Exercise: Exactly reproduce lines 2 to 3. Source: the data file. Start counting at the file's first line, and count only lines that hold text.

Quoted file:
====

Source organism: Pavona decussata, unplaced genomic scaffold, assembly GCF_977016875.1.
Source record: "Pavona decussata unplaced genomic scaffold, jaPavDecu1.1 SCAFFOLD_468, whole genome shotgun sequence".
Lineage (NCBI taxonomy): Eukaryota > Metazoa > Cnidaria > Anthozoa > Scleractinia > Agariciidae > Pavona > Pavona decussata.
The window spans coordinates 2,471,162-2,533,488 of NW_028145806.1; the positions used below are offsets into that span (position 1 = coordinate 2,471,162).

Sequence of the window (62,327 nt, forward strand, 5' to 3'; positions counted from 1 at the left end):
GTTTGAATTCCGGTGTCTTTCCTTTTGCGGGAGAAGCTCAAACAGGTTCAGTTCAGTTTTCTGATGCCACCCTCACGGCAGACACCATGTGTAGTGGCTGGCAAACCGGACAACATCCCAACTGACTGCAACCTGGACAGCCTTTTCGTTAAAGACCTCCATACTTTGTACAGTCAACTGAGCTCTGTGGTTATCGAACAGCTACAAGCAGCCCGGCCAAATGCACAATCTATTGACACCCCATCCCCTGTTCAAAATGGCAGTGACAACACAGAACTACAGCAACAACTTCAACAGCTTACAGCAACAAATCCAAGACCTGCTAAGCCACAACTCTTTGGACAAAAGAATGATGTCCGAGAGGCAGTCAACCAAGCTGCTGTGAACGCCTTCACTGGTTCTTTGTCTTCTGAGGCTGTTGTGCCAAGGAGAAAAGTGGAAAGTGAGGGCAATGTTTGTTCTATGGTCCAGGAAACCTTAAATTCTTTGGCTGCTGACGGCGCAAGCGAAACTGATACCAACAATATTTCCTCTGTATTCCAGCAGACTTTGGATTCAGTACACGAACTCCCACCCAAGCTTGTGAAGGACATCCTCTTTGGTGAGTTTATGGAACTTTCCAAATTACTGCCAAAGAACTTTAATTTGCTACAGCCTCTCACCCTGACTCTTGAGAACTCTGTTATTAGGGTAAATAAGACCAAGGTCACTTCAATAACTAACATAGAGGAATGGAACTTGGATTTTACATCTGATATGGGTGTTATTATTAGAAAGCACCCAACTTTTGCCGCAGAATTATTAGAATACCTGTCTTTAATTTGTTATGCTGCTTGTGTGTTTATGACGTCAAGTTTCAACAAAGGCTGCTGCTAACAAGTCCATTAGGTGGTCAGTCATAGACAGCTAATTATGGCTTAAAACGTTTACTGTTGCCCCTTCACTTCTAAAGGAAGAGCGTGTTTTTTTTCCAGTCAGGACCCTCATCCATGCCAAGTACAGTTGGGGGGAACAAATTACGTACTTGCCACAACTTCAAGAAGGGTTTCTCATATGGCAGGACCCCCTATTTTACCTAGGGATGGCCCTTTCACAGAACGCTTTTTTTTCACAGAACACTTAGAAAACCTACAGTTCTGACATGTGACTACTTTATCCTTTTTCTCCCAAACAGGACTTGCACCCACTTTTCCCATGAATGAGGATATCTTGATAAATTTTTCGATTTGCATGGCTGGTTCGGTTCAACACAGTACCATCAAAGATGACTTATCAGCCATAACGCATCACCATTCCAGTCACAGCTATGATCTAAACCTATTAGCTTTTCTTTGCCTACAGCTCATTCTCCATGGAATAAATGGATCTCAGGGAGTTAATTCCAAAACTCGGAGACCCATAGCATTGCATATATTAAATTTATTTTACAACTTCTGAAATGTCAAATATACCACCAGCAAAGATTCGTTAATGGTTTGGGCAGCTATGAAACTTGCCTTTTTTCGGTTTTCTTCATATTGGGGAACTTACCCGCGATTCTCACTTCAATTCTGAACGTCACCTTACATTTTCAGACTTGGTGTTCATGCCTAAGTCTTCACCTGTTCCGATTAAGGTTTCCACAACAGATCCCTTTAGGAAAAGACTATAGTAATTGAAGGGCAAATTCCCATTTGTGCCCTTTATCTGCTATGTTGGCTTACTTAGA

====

Source record: "Pavona decussata unplaced genomic scaffold, jaPavDecu1.1 SCAFFOLD_468, whole genome shotgun sequence".
Lineage (NCBI taxonomy): Eukaryota > Metazoa > Cnidaria > Anthozoa > Scleractinia > Agariciidae > Pavona > Pavona decussata.